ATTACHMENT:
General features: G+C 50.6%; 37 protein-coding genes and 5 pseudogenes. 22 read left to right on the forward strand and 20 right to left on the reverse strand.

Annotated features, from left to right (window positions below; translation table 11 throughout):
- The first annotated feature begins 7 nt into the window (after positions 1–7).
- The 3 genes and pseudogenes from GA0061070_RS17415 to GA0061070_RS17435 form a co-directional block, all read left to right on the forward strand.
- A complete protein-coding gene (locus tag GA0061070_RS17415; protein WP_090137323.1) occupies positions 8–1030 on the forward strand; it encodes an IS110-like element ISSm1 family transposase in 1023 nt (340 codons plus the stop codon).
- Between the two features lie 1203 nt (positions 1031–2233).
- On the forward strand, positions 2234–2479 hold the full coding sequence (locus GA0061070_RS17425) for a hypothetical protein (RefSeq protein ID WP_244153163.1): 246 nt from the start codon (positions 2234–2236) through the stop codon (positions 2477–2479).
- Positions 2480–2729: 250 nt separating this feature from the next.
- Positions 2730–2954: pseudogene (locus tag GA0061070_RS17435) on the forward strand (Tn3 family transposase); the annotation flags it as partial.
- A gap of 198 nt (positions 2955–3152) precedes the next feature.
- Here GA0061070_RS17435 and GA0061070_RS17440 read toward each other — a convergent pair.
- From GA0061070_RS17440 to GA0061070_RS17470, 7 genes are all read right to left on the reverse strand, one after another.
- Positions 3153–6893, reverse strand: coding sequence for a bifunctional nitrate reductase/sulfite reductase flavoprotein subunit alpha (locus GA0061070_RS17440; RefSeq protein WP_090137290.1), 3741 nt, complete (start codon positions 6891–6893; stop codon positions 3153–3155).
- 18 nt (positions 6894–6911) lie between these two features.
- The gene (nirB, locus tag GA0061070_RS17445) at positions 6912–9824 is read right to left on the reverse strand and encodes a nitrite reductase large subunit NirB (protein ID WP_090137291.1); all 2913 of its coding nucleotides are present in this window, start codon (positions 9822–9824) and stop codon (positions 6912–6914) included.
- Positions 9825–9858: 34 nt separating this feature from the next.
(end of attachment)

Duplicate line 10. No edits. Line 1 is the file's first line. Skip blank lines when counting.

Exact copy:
- A gap of 198 nt (positions 2955–3152) precedes the next feature.